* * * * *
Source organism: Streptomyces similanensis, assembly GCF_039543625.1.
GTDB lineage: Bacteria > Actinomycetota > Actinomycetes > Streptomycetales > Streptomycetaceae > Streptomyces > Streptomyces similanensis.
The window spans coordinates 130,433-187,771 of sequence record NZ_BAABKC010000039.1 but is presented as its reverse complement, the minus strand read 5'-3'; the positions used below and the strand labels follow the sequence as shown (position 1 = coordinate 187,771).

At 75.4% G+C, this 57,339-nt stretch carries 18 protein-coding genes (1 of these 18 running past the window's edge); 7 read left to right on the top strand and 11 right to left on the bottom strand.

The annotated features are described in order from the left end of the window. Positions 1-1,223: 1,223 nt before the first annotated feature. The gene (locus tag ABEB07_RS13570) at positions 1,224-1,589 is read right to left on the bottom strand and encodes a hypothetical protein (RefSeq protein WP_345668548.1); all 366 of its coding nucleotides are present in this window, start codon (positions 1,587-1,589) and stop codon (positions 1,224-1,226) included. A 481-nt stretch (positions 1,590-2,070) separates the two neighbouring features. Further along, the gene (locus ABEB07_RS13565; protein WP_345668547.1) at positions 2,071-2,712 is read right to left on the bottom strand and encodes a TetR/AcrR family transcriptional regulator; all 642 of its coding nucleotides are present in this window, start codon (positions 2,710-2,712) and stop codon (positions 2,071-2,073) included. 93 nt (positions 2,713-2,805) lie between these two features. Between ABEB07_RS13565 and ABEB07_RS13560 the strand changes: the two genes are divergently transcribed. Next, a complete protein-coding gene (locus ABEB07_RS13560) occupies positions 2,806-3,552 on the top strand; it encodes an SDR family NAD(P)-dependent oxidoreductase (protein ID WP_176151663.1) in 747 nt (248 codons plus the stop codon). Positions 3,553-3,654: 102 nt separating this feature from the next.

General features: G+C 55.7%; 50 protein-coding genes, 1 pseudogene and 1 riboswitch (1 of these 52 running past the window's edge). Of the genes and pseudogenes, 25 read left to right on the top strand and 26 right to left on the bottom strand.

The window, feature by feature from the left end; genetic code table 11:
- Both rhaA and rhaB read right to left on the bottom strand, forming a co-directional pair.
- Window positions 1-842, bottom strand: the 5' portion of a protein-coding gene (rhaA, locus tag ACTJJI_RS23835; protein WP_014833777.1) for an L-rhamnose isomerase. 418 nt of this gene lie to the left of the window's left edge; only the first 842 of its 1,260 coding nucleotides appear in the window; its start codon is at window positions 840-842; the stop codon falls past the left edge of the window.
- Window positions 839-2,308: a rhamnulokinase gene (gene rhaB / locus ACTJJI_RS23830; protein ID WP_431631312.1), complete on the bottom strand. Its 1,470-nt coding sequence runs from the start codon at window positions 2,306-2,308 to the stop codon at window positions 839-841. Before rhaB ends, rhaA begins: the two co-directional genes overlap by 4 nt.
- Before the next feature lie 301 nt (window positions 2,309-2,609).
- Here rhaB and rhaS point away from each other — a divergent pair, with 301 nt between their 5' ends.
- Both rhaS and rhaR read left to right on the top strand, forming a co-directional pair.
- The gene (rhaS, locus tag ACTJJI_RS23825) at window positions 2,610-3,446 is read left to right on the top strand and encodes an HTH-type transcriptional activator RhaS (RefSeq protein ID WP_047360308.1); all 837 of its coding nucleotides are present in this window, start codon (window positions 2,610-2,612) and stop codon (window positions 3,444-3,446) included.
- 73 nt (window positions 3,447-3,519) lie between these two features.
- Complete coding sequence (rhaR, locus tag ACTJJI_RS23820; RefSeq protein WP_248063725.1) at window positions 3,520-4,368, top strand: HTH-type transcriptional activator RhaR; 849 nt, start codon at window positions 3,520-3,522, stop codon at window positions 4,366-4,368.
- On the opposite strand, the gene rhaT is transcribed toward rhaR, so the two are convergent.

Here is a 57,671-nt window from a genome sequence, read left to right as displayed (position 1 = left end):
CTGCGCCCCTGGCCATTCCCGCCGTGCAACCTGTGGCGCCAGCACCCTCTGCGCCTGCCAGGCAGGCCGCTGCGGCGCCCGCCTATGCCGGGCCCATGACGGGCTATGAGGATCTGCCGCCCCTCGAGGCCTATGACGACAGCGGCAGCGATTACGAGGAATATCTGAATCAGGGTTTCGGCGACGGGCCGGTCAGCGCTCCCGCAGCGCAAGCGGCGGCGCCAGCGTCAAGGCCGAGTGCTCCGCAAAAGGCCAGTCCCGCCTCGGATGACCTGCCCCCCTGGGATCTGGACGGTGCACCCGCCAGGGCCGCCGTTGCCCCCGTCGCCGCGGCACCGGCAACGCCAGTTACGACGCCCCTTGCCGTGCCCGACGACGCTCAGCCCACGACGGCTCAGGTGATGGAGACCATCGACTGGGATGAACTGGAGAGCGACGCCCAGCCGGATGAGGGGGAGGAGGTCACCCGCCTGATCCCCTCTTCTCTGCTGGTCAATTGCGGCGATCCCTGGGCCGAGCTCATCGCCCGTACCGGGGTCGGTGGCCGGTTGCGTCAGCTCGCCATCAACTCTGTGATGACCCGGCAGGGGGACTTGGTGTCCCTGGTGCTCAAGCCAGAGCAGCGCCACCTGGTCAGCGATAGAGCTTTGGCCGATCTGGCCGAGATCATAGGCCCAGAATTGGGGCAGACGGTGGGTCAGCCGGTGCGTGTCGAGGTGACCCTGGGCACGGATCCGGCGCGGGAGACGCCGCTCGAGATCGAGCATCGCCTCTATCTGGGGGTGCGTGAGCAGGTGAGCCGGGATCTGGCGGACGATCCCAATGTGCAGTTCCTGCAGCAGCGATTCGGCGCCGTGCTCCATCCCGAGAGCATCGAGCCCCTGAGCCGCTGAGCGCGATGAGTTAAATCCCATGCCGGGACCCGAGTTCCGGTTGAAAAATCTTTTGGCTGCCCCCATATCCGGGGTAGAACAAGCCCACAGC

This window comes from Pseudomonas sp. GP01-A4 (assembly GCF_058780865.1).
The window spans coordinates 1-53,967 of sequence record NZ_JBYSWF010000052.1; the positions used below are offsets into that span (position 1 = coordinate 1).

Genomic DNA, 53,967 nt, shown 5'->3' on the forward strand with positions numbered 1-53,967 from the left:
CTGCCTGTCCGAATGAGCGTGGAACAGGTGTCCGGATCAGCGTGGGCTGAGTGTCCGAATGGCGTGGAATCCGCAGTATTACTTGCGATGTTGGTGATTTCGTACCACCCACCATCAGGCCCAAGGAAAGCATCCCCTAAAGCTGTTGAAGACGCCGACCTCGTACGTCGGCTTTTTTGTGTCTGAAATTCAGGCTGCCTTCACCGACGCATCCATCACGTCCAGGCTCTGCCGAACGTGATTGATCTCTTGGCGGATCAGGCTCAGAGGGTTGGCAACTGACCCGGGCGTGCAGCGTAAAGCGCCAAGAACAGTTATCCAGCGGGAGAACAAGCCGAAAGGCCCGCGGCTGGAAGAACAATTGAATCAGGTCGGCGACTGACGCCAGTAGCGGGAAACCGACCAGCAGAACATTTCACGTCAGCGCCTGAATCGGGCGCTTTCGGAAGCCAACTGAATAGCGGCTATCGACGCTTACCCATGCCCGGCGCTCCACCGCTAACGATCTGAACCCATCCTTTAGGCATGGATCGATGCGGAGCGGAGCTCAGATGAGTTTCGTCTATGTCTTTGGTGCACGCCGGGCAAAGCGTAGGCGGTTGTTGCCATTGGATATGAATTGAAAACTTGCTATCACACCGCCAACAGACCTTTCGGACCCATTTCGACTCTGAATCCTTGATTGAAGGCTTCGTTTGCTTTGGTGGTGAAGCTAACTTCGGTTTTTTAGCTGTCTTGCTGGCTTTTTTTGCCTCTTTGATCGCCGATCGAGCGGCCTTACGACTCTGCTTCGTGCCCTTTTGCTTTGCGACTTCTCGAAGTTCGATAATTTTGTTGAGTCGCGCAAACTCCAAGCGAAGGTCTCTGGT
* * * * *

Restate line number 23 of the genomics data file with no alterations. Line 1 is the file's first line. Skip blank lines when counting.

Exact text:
CTGCCTGTCCGAATGAGCGTGGAACAGGTGTCCGGATCAGCGTGGGCTGAGTGTCCGAATGGCGTGGAATCCGCAGTATTACTTGCGATGTTGGTGATTTCGTACCACCCACCATCAGGCCCAAGGAAAGCATCCCCTAAAGCTGTTGAAGACGCCGACCTCGTACGTCGGCTTTTTTGTGTCTGAAATTCAGGCTGCCTTCACCGACGCATCCATCACGTCCAGGCTCTGCCGAACGTGATTGATCTCTTGGCGGATCAGGCTCAGAGGGTTGGCAACTGACCCGGGCGTGCAGCGTAAAGCGCCAAGAACAGTTATCCAGCGGGAGAACAAGCCGAAAGGCCCGCGGCTGGAAGAACAATTGAATCAGGTCGGCGACTGACGCCAGTAGCGGGAAACCGACCAGCAGAACATTTCACGTCAGCGCCTGAATCGGGCGCTTTCGGAAGCCAACTGAATAGCGGCTATCGACGCTTACCCATGCCCGGCGCTCCACCGCTAACGATCTGAACCCATCCTTTAGGCATGGATCGATGCGGAGCGGAGCTCAGATGAGTTTCGTCTATGTCTTTGGTGCACGCCGGGCAAAGCGTAGGCGGTTGTTGCCATTGGATATGAATTGAAAACTTGCTATCACACCGCCAACAGACCTTTCGGACCCATTTCGACTCTGAATCCTTGATTGAAGGCTTCGTTTGCTTTGGTGGTGAAGCTAACTTCGGTTTTTTAGCTGTCTTGCTGGCTTTTTTTGCCTCTTTGATCGCCGATCGAGCGGCCTTACGACTCTGCTTCGTGCCCTTTTGCTTTGCGACTTCTCGAAGTTCGATAATTTTGTTGAGTCGCGCAAACTCCAAGCGAAGGTCTCTGGT